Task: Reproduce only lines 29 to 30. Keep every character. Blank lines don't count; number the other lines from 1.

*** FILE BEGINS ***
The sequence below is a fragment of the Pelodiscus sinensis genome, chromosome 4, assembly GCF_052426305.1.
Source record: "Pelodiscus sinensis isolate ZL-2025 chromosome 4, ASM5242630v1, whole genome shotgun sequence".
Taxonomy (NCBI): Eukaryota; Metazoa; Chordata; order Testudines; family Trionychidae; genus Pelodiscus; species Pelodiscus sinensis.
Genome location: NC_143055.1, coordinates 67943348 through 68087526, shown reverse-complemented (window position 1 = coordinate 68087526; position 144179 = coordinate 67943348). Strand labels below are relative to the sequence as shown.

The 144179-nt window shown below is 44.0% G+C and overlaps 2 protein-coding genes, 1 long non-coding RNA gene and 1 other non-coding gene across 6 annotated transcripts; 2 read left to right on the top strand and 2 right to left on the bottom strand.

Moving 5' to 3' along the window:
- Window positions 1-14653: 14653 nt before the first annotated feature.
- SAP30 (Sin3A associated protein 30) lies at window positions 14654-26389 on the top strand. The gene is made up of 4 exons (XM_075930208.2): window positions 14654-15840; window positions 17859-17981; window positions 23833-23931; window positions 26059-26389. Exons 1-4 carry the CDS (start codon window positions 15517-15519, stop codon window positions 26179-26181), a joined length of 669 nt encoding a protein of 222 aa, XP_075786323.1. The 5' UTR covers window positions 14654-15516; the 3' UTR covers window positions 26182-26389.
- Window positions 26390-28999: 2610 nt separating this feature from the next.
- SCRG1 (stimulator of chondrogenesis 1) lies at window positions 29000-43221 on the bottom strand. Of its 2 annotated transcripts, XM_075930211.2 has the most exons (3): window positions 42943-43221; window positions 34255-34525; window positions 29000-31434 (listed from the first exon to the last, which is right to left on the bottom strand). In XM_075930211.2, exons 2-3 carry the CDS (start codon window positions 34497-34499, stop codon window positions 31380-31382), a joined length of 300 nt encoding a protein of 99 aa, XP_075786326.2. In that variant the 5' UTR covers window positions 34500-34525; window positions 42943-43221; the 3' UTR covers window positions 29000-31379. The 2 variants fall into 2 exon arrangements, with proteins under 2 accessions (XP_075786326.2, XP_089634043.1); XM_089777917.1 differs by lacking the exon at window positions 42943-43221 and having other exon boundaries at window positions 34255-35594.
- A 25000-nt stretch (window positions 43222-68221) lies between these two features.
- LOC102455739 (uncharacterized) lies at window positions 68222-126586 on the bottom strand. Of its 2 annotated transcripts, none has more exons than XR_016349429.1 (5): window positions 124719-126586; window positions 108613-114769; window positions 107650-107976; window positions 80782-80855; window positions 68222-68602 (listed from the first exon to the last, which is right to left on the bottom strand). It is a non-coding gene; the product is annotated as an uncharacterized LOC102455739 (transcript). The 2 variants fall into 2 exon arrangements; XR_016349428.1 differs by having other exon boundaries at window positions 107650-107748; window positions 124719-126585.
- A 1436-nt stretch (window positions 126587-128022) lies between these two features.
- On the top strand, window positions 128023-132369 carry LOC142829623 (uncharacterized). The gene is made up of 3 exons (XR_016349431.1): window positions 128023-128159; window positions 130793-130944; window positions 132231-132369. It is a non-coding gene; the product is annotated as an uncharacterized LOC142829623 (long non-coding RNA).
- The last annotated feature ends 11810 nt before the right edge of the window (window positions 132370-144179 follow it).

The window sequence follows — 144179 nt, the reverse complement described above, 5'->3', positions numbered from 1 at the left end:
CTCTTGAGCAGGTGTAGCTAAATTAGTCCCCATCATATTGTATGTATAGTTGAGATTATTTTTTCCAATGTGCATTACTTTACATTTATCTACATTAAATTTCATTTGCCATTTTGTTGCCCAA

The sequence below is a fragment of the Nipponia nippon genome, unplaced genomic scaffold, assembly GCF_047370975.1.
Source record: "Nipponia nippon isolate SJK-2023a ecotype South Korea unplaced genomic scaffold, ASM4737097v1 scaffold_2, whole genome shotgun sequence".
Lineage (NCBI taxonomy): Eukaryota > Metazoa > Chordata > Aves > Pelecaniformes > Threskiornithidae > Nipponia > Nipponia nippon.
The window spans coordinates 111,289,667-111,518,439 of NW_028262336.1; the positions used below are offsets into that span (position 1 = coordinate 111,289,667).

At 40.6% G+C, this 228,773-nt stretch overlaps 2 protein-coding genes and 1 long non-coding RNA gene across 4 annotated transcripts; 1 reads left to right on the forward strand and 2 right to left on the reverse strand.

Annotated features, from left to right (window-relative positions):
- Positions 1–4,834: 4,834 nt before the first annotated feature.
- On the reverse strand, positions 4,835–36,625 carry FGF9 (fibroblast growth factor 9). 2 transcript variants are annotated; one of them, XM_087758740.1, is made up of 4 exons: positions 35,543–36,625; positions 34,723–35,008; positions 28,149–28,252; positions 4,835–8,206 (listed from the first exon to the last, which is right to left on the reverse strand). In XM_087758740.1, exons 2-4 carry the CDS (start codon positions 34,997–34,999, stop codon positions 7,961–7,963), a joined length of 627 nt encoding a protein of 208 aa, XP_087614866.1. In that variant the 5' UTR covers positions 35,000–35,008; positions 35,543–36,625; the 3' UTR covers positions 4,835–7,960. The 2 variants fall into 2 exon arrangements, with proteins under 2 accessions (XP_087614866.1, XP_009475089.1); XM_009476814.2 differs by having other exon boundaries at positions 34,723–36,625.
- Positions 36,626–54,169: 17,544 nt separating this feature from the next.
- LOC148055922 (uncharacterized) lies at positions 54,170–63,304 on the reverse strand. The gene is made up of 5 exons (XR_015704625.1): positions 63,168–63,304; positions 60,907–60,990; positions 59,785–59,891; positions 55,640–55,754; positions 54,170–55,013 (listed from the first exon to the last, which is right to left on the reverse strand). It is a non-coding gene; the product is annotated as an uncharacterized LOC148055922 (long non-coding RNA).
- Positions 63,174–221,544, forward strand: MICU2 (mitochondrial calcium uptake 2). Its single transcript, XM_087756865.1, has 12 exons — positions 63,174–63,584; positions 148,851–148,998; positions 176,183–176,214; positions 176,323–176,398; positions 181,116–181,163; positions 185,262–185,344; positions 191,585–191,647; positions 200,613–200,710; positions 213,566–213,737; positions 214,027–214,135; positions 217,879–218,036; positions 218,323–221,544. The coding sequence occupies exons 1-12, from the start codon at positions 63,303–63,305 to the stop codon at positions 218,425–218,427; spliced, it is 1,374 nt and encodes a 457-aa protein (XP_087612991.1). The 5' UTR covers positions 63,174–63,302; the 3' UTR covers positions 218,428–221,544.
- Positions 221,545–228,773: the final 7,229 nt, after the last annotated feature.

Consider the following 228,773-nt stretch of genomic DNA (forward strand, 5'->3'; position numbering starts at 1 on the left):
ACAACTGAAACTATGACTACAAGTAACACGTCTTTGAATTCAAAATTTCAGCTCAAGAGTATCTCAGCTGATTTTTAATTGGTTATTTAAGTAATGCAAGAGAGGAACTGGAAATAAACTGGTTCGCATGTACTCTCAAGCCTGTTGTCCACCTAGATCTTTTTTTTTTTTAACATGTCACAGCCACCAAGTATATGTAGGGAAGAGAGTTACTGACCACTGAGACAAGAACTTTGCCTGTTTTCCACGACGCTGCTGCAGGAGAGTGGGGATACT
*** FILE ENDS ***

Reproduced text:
- Positions 221,545–228,773: the final 7,229 nt, after the last annotated feature.

Consider the following 228,773-nt stretch of genomic DNA (forward strand, 5'->3'; position numbering starts at 1 on the left):